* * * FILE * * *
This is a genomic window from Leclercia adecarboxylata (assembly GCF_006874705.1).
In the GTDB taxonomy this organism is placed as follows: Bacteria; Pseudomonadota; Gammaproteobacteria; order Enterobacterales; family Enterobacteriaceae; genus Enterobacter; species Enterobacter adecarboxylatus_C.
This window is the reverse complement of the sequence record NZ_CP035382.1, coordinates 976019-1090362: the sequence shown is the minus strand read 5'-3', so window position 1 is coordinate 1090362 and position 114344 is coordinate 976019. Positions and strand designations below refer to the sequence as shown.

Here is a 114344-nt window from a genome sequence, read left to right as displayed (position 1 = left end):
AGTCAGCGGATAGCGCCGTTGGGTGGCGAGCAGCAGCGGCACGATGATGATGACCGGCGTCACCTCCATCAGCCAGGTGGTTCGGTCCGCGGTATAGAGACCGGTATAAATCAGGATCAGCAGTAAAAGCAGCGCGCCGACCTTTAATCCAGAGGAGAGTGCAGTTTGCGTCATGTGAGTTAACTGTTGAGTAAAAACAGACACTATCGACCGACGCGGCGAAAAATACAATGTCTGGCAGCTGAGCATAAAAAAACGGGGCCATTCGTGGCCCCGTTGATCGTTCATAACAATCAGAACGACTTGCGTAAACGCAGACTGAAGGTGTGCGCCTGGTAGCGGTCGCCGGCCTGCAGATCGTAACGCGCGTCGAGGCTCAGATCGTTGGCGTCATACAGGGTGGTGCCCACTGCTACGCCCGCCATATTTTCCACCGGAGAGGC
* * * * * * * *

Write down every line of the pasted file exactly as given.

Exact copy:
This is a genomic window from Leclercia adecarboxylata (assembly GCF_006874705.1).
In the GTDB taxonomy this organism is placed as follows: Bacteria; Pseudomonadota; Gammaproteobacteria; order Enterobacterales; family Enterobacteriaceae; genus Enterobacter; species Enterobacter adecarboxylatus_C.
This window is the reverse complement of the sequence record NZ_CP035382.1, coordinates 976019-1090362: the sequence shown is the minus strand read 5'-3', so window position 1 is coordinate 1090362 and position 114344 is coordinate 976019. Positions and strand designations below refer to the sequence as shown.

Here is a 114344-nt window from a genome sequence, read left to right as displayed (position 1 = left end):
AGTCAGCGGATAGCGCCGTTGGGTGGCGAGCAGCAGCGGCACGATGATGATGACCGGCGTCACCTCCATCAGCCAGGTGGTTCGGTCCGCGGTATAGAGACCGGTATAAATCAGGATCAGCAGTAAAAGCAGCGCGCCGACCTTTAATCCAGAGGAGAGTGCAGTTTGCGTCATGTGAGTTAACTGTTGAGTAAAAACAGACACTATCGACCGACGCGGCGAAAAATACAATGTCTGGCAGCTGAGCATAAAAAAACGGGGCCATTCGTGGCCCCGTTGATCGTTCATAACAATCAGAACGACTTGCGTAAACGCAGACTGAAGGTGTGCGCCTGGTAGCGGTCGCCGGCCTGCAGATCGTAACGCGCGTCGAGGCTCAGATCGTTGGCGTCATACAGGGTGGTGCCCACTGCTACGCCCGCCATATTTTCCACCGGAGAGGC